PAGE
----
Playing games is important!
Yes you heard me well: is important to play games! Especially if you are a game developer like me
I have less and less free time now (in particular in recent times with everything happening all at once, Steam, iOS ports, etc) and as you can imagine, when I have some I prefer to spend it with my wife, pets and doing outdoor activities.
However, I still try to find the time to play for a few hours a week the new games. Because that’s the equivalent of “research & development” of other industries.
Some practical examples and games that inspired me while I designed and coded my latest RPG ToA: Seasons Of the Wolf:
- Guild Wars 2: from this game I grabbed the ideas of “solve all quest in an area” and “discover all locations” and so on, to get bonus EXP. From this game I also wanted to implement the idea of stat-derived enemies (no matter your level, all enemies would be a challenge) but after a week of testing I realized that it wasn’t a good idea
– Diablo 3: it’s nothing new, the random items I mean, but still while playing this game I thought that would have been cool to use random items with tiers even in my games, alongside manually created ones.
– Everquest 2 and another MMORPG I can’t remember now, the idea of offering items as reward for quests. Again it was nothing new, but just playing those games reminded me of this feature.
And by playing Hearthstone I had the idea to change PSCD from a tower defense game to a collectible card game. So if you’re a game designer, try to find the time to play a few games. Your own games will benefit from it!
Speaking of SOTW, this week I made more progress on the DLC. I was a bit stuck with all the other titles for various reasons, so I thought that instead of waiting for the SOTW missing art, I could code all the remaining things using placeholder art, so I don’t waste time.
Another thing that many indies should learn is to optimize your time. You don’t necessarily need to do things in order. So like in my example above, you can finish coding something even if the art is not ready using placeholders. Or if you’re tired/burned you can do some trivial tasks. I often do that when I’m too tired to code. Trivial tasks could be:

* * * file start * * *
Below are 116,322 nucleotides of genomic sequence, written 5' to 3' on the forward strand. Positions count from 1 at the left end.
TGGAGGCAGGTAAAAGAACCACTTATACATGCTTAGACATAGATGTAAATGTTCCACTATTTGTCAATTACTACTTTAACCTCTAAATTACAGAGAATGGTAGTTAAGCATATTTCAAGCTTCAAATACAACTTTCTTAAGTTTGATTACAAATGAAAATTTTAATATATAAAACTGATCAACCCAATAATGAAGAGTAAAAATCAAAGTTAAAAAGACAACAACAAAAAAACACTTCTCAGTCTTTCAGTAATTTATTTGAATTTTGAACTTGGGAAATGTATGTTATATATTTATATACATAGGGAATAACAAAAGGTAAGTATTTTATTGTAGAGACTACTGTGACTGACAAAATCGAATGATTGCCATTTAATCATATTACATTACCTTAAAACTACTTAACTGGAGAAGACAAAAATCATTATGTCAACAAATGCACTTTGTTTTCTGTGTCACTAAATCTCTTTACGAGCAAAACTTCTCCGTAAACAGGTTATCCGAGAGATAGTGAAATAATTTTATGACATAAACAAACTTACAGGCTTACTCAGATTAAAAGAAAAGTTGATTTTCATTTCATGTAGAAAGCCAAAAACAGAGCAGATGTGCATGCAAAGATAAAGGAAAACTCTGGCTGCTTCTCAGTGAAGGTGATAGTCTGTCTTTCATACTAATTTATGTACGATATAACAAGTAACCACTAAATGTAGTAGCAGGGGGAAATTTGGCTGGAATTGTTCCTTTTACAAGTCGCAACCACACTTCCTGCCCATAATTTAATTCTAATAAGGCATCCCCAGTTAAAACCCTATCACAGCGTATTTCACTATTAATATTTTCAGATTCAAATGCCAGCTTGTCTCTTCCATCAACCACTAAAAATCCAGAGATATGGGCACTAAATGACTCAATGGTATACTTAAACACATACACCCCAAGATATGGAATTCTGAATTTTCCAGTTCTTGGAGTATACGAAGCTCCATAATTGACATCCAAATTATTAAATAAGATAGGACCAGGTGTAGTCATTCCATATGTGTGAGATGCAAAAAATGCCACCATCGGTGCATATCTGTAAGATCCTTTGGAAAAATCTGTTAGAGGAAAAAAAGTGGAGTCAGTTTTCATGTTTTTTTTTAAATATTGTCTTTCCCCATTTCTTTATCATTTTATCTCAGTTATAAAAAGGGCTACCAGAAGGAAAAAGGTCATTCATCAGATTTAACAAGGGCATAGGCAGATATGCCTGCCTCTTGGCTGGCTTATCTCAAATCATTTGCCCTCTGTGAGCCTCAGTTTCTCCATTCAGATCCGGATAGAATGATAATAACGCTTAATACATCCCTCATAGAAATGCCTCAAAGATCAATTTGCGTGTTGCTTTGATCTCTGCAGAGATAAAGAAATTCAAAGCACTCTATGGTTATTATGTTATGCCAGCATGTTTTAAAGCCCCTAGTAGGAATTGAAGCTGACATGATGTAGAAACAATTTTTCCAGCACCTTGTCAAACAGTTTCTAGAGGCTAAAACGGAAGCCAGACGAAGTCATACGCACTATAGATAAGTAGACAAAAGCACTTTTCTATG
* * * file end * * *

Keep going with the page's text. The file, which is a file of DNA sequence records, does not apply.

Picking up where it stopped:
- webpage design: sooner or later you’ll have to do it, right? so why not create the page already? you can always tweak/adjust the texts or images a few days before the release, but at least most of the work is already done!
– product setup: doesn’t matter if you sell only through Steam, or direct, or mobile. There are a lot of steps to do to setup a new game. Screenshots, box-shots, icons, description texts, etc etc (every platform is different but you need to do them for all). This is another thing I do in advance.
– testing: I now do open-betas to test, since 10-50 people testing are better than 1 or a small team of friends. However, I always do some preliminary testing to make sure that at least the most obvious bugs are fixed. Sometimes when I am too tired to code I just start the game and play a bit to see if there’s something that I missed.
– create banner-ads: assuming you do some form of advertising, another thing you can do is designing the banners for the game ads (unless you outsource it to an artist).
– write blog posts like this one or other marketing stuff: writing is easier than coding, so I always do the blog posts one week in advance. I think that never miss a blog helped overall, on each blog post I get several views and many comments. Other things you can do is forum polls to see what people think of your next crazy idea, or anything else really, an interview, a tumblr post, or other social marketing stuff.
So as you can see there are many things you can do, even when you’re tired from coding